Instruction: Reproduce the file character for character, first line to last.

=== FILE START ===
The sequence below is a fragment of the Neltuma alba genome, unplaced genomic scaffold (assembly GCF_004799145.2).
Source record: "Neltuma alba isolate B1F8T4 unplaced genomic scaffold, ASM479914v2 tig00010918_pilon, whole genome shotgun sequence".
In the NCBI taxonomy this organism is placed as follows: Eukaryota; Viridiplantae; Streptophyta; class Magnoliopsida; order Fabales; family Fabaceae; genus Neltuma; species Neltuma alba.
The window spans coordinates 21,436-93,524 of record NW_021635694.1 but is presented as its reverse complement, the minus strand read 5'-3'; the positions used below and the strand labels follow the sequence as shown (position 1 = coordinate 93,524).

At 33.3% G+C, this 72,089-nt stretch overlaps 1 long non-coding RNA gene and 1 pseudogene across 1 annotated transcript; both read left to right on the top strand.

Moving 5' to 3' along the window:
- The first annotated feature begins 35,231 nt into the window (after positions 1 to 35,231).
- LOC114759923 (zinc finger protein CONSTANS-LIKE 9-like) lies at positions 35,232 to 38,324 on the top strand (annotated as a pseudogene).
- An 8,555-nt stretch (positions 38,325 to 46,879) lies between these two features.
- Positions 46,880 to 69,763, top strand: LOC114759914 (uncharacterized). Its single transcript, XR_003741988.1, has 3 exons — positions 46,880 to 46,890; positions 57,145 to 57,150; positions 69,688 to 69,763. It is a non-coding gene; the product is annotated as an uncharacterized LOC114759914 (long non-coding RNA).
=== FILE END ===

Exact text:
The sequence below is a fragment of the Neltuma alba genome, unplaced genomic scaffold (assembly GCF_004799145.2).
Source record: "Neltuma alba isolate B1F8T4 unplaced genomic scaffold, ASM479914v2 tig00010918_pilon, whole genome shotgun sequence".
In the NCBI taxonomy this organism is placed as follows: Eukaryota; Viridiplantae; Streptophyta; class Magnoliopsida; order Fabales; family Fabaceae; genus Neltuma; species Neltuma alba.
The window spans coordinates 21,436-93,524 of record NW_021635694.1 but is presented as its reverse complement, the minus strand read 5'-3'; the positions used below and the strand labels follow the sequence as shown (position 1 = coordinate 93,524).

At 33.3% G+C, this 72,089-nt stretch overlaps 1 long non-coding RNA gene and 1 pseudogene across 1 annotated transcript; both read left to right on the top strand.

Moving 5' to 3' along the window:
- The first annotated feature begins 35,231 nt into the window (after positions 1 to 35,231).
- LOC114759923 (zinc finger protein CONSTANS-LIKE 9-like) lies at positions 35,232 to 38,324 on the top strand (annotated as a pseudogene).
- An 8,555-nt stretch (positions 38,325 to 46,879) lies between these two features.
- Positions 46,880 to 69,763, top strand: LOC114759914 (uncharacterized). Its single transcript, XR_003741988.1, has 3 exons — positions 46,880 to 46,890; positions 57,145 to 57,150; positions 69,688 to 69,763. It is a non-coding gene; the product is annotated as an uncharacterized LOC114759914 (long non-coding RNA).